On March 22, 2019, Ohio Revised Code § 2323.311 became effective. Before this new statutory section was passed, Ohio law did not provide a uniform process for determining indigency (or lack of ability to pay) in civil cases, only in criminal proceedings. Without such a uniform process, low-income litigants often faced unnecessary hurdles in seeking justice through Ohio’s court systems.
Going to court can involve a variety of costs or fees. When filing a complaint in Ohio to commence a legal proceeding against another, for example, the court requires the payment of a filing fee. Filing fees may also be incurred when submitting other paperwork (e.g., a motion or counterclaim) with the court. Such costs inhibit the participation of low-income Ohioans in the judicial process.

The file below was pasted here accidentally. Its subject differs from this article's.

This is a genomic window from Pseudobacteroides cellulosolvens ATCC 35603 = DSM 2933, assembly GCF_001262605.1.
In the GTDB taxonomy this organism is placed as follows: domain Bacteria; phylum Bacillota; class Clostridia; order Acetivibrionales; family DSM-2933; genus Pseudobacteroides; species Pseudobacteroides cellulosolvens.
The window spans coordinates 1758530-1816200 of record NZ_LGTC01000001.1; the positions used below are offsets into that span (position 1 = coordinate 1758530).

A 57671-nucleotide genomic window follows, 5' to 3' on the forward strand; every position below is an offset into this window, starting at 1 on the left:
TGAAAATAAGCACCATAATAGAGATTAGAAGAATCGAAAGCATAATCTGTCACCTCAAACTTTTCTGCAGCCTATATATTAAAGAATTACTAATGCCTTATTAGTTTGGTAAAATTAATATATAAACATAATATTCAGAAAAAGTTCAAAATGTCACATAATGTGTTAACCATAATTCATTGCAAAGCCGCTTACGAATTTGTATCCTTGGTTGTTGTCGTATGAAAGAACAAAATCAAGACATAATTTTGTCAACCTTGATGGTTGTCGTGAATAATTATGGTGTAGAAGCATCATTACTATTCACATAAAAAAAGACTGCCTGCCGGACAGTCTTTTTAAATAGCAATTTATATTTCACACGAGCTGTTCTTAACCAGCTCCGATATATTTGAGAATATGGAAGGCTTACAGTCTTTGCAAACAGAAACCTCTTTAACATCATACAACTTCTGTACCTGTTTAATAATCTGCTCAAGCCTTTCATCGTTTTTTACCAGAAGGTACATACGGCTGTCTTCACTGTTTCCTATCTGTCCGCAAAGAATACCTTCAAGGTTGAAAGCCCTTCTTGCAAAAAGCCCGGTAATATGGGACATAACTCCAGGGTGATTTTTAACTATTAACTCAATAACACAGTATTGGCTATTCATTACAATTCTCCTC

Before this new statutory section was passed, Ohio law did not provide a uniform process for determining indigency (or lack of ability to pay) in civil cases, only in criminal proceedings.
Until now, Ohio courts may have had a process for allowing an indigent party to a case to establish their indigency to get a fee waived or reduced, but the process and criteria considered varied by the court.
With the enactment of § 2323.31, all county and municipal courts must accept indigency applications in civil cases for those who are eligible. The provision requires courts to waive advanced deposit or security fees or costs associated with civil proceedings and allows those who qualify to file documents in court without prepayment. Courts must accept waivers for people whose household income is below 187.5% of the federal poverty line and may accept waivers for those whose income is higher than the guidelines, but are not required to do so. However, court costs may still be charged at the conclusion of a case.
You can read the text of Ohio Revised Code § 2323.311 here.